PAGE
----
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Recently plagued by bears again, Kinngait gets visit from conservation officer

Derek Neary
Megan Huxley took this photo of a polar bear from the step of her residence in Kinngait around 5:45 a.m. on March 9. Other community members also reported seeing bears in town earlier this month. Photo courtesy of Megan Huxley

Derek Neary

Northern News Service


A conservation officer is due to visit Kinngait this week, something that hasn’t occurred in five months.

Meanwhile, the community was repeatedly visited by at least two polar bears earlier this month. Several residents posted on social media about bear sightings near residential areas.

“This has to be stopped. Scary and dangerous. I hope everyone has been notified that this has been happening in the town,” a community member wrote in response, one of a few people to describe the situation as “scary.”

Similar circumstances occurred in early December, with bears frequently making forays into Kinngait over a few weeks.

The Department of Environment stated that the permanent conservation officer position in Kinngait, vacant since October, has not yet been advertised but department staff are “working within the Government of Nunavut’s hiring processes to fill the position.”

It was also noted that several previously scheduled relief visits by a temporary conservation officer were cancelled due to the Covid-19 pandemic.

In the Legislative Assembly on March 11, Uqqummiut MLA Mary Killiktee inquired about Qikiqtarjuaq, where a staff vacancy for conservation officer dated back to the 5th Legislative Assembly and it was said to be due to a lack of staff housing.

“The community never seems to be able to keep a renewable resource or conservation officer,” Killiktee said, adding that one of Clyde River’s two positions also needs to be filled.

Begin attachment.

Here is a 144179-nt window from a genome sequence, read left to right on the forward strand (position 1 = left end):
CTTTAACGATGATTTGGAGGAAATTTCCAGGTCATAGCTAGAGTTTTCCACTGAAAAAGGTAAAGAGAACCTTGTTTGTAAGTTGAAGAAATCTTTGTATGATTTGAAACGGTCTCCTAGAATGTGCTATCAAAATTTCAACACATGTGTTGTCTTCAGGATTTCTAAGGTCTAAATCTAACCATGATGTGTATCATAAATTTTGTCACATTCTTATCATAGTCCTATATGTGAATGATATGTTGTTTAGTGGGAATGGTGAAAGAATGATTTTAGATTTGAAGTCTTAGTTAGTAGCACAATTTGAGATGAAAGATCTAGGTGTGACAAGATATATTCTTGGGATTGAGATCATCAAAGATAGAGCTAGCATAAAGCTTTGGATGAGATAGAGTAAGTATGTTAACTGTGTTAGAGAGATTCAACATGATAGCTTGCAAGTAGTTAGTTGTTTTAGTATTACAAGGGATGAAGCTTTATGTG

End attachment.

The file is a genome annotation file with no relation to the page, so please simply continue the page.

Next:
In regards to Qikiqtarjuaq, Environment Minister David Akeeagok replied, “The situation has been like that for a long time now and they are still waiting for staff housing and the situation is still the same. They get fly-in conservation officers and that’s how communities are dealt with when they don’t have a conservation officer. Some of the officials go into the communities and do the work that needs to be done. We do want to hire people, but sometimes it takes a very long time to fill the positions.”

Among a conservation officer’s duties is to deliver and administer services and projects relating to environmental protection and wildlife management. There’s a requirement to work with other organizations and agencies such as local hunters and trappers, the Department of Fisheries and Oceans, the Canadian Wildlife Service and the RCMP.

In Kinngait, Mayor Timoon Toonoo said there are volunteers who scare off the bears by using their vehicles. Through his conversations with representatives of the local hunters and trappers association, he said he understands that there are five polar bear hunting tags available. However, there are multiple reasons why it’s more difficult to entice harvesters to use the tags, including fewer people eating polar bear meat, very low prices for polar bear hides and the considerable amount of work required to deal with the predator’s carcass. That process entails cutting the body, separating the fat and cleaning and drying the skin.

Adamie Nuna, chair of the Aiviq Hunters and Trappers in Kinngait, could not be reached for comment.